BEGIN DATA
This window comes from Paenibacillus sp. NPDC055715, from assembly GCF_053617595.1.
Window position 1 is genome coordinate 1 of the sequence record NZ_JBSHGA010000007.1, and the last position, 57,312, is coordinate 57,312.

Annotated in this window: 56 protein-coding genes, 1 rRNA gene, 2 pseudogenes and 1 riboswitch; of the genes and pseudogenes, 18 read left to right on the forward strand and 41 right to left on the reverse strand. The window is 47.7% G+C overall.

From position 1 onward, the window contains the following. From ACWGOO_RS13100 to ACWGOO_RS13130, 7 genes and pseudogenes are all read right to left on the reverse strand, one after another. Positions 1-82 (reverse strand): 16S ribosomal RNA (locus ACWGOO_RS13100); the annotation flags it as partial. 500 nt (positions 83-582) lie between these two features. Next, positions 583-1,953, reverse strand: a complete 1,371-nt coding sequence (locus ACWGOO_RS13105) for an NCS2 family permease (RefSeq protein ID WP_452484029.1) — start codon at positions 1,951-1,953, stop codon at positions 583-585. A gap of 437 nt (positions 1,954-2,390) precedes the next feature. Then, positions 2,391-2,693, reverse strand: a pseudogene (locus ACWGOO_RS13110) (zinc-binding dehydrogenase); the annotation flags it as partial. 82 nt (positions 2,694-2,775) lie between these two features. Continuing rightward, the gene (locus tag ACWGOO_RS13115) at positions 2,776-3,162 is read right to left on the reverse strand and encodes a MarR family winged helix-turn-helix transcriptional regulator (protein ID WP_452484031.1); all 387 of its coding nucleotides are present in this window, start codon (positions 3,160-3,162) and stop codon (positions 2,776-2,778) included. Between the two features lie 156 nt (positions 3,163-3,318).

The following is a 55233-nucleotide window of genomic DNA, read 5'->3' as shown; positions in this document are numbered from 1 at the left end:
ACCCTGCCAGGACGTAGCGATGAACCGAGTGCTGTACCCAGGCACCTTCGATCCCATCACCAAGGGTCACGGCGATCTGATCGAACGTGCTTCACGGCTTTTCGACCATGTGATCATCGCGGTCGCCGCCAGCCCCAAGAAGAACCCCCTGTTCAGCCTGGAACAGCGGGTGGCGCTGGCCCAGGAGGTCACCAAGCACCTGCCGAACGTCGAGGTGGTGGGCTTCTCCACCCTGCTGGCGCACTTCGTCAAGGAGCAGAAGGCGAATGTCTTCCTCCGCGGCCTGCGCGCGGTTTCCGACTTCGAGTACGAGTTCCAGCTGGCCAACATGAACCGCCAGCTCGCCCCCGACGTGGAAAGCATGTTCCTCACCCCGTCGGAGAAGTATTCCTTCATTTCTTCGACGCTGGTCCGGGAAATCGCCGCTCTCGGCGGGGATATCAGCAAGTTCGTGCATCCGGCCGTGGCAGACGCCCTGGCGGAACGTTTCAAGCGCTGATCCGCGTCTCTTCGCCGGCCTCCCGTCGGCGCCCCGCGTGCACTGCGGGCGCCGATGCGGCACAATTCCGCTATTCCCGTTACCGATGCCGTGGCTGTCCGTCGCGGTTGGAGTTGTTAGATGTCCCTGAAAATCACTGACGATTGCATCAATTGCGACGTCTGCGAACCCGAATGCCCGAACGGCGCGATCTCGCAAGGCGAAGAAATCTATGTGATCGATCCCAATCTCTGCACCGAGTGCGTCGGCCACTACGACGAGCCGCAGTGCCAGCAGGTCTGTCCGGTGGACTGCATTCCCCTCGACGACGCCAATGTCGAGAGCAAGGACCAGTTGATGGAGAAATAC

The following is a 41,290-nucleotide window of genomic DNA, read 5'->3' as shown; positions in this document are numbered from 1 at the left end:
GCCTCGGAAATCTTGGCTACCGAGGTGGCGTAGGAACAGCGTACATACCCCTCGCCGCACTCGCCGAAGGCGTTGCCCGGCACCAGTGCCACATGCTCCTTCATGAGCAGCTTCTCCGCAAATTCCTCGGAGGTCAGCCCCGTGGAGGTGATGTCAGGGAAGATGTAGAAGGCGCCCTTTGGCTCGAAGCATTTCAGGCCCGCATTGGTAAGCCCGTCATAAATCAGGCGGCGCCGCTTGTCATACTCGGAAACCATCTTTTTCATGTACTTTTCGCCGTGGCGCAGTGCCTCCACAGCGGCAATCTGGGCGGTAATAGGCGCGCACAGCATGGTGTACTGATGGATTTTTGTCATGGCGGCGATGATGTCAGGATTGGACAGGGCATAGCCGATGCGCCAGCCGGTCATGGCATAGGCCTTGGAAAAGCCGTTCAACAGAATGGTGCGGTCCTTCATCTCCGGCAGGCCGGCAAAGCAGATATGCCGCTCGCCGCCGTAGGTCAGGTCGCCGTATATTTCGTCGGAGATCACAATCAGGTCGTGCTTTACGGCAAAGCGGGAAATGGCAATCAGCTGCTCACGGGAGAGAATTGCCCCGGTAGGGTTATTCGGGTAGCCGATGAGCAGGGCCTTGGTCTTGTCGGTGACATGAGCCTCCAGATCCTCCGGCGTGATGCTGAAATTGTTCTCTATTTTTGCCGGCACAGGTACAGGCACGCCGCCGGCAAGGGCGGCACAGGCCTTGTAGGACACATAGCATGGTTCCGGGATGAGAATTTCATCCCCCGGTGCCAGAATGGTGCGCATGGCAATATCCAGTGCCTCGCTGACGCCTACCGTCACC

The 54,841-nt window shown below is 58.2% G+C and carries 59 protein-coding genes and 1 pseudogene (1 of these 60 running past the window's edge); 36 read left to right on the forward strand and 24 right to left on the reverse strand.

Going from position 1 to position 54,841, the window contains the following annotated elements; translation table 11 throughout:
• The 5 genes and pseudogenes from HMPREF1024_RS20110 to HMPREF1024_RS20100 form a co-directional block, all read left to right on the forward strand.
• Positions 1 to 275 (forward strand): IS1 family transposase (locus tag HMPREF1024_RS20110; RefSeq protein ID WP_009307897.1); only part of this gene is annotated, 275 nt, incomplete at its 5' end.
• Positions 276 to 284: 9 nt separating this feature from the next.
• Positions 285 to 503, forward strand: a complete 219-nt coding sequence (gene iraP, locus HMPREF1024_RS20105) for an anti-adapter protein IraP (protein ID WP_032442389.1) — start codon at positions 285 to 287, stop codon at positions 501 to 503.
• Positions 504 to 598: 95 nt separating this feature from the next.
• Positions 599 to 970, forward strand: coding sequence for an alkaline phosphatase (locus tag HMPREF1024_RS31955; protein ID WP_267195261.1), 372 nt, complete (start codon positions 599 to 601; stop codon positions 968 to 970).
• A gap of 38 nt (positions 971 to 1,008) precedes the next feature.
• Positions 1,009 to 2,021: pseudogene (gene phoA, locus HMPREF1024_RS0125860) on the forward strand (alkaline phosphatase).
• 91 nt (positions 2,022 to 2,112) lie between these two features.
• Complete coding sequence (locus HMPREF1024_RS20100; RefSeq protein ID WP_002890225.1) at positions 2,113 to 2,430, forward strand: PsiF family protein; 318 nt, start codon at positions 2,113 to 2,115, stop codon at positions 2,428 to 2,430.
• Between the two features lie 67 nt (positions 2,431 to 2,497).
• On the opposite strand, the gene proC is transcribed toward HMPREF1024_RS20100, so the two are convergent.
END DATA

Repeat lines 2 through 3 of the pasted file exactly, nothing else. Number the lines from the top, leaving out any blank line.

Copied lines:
Window position 1 is genome coordinate 1 of the sequence record NZ_JBSHGA010000007.1, and the last position, 57,312, is coordinate 57,312.

Annotated in this window: 56 protein-coding genes, 1 rRNA gene, 2 pseudogenes and 1 riboswitch; of the genes and pseudogenes, 18 read left to right on the forward strand and 41 right to left on the reverse strand. The window is 47.7% G+C overall.